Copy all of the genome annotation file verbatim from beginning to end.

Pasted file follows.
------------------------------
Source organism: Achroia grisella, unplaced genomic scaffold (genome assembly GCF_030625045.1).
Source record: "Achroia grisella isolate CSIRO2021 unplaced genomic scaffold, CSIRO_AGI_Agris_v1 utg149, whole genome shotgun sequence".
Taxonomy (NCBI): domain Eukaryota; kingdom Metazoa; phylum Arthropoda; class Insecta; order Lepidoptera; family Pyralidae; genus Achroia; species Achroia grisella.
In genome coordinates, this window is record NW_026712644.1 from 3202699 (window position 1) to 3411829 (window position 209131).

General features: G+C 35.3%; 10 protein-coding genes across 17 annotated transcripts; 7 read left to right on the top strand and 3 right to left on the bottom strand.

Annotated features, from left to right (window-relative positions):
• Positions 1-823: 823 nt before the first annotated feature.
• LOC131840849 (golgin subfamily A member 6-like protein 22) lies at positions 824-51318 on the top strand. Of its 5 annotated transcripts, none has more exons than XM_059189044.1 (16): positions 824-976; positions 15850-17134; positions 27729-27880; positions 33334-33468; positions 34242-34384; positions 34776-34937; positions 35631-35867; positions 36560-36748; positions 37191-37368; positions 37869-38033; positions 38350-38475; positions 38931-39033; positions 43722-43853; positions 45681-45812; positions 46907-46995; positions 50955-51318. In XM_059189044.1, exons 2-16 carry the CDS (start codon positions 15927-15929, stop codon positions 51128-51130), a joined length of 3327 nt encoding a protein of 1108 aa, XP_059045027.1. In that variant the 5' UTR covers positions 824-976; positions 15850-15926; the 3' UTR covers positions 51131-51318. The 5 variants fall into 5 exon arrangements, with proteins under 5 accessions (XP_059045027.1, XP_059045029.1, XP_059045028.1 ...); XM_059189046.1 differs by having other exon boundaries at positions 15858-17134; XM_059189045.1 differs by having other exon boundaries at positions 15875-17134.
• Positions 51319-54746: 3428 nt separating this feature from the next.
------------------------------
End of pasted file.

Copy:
Source organism: Achroia grisella, unplaced genomic scaffold (genome assembly GCF_030625045.1).
Source record: "Achroia grisella isolate CSIRO2021 unplaced genomic scaffold, CSIRO_AGI_Agris_v1 utg149, whole genome shotgun sequence".
Taxonomy (NCBI): domain Eukaryota; kingdom Metazoa; phylum Arthropoda; class Insecta; order Lepidoptera; family Pyralidae; genus Achroia; species Achroia grisella.
In genome coordinates, this window is record NW_026712644.1 from 3202699 (window position 1) to 3411829 (window position 209131).

General features: G+C 35.3%; 10 protein-coding genes across 17 annotated transcripts; 7 read left to right on the top strand and 3 right to left on the bottom strand.

Annotated features, from left to right (window-relative positions):
• Positions 1-823: 823 nt before the first annotated feature.
• LOC131840849 (golgin subfamily A member 6-like protein 22) lies at positions 824-51318 on the top strand. Of its 5 annotated transcripts, none has more exons than XM_059189044.1 (16): positions 824-976; positions 15850-17134; positions 27729-27880; positions 33334-33468; positions 34242-34384; positions 34776-34937; positions 35631-35867; positions 36560-36748; positions 37191-37368; positions 37869-38033; positions 38350-38475; positions 38931-39033; positions 43722-43853; positions 45681-45812; positions 46907-46995; positions 50955-51318. In XM_059189044.1, exons 2-16 carry the CDS (start codon positions 15927-15929, stop codon positions 51128-51130), a joined length of 3327 nt encoding a protein of 1108 aa, XP_059045027.1. In that variant the 5' UTR covers positions 824-976; positions 15850-15926; the 3' UTR covers positions 51131-51318. The 5 variants fall into 5 exon arrangements, with proteins under 5 accessions (XP_059045027.1, XP_059045029.1, XP_059045028.1 ...); XM_059189046.1 differs by having other exon boundaries at positions 15858-17134; XM_059189045.1 differs by having other exon boundaries at positions 15875-17134.
• Positions 51319-54746: 3428 nt separating this feature from the next.